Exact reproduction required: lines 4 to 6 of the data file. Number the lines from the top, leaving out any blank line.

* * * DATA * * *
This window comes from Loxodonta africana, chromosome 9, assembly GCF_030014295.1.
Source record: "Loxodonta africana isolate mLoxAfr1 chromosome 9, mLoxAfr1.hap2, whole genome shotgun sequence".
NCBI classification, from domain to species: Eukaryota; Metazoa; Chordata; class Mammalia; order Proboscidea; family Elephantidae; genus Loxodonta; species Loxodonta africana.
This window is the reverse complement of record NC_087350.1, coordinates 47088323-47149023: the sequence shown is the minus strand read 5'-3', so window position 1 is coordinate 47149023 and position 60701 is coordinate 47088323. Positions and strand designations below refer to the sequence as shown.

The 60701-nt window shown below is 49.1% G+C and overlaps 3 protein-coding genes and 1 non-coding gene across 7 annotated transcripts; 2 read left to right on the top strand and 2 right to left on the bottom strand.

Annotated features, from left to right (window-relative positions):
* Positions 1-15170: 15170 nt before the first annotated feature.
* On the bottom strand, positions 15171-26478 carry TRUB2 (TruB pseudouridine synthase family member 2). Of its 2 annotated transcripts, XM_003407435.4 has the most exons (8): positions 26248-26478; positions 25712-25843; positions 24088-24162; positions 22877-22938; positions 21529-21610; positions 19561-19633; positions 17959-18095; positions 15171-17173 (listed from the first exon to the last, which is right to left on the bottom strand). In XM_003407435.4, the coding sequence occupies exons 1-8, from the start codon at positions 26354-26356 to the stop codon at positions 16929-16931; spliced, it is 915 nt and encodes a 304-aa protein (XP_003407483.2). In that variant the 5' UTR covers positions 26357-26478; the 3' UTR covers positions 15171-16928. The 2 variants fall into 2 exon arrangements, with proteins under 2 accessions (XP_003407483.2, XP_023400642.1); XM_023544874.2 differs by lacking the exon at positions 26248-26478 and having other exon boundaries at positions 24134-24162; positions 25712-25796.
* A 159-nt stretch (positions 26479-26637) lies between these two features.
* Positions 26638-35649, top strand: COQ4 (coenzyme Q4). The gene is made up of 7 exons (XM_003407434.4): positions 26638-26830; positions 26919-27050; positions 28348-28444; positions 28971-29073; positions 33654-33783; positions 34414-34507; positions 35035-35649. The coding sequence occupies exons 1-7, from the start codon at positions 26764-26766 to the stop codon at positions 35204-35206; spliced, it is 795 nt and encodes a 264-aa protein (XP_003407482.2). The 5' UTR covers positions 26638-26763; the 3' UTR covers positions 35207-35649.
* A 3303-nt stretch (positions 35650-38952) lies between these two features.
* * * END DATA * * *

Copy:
This window is the reverse complement of record NC_087350.1, coordinates 47088323-47149023: the sequence shown is the minus strand read 5'-3', so window position 1 is coordinate 47149023 and position 60701 is coordinate 47088323. Positions and strand designations below refer to the sequence as shown.

The 60701-nt window shown below is 49.1% G+C and overlaps 3 protein-coding genes and 1 non-coding gene across 7 annotated transcripts; 2 read left to right on the top strand and 2 right to left on the bottom strand.

Annotated features, from left to right (window-relative positions):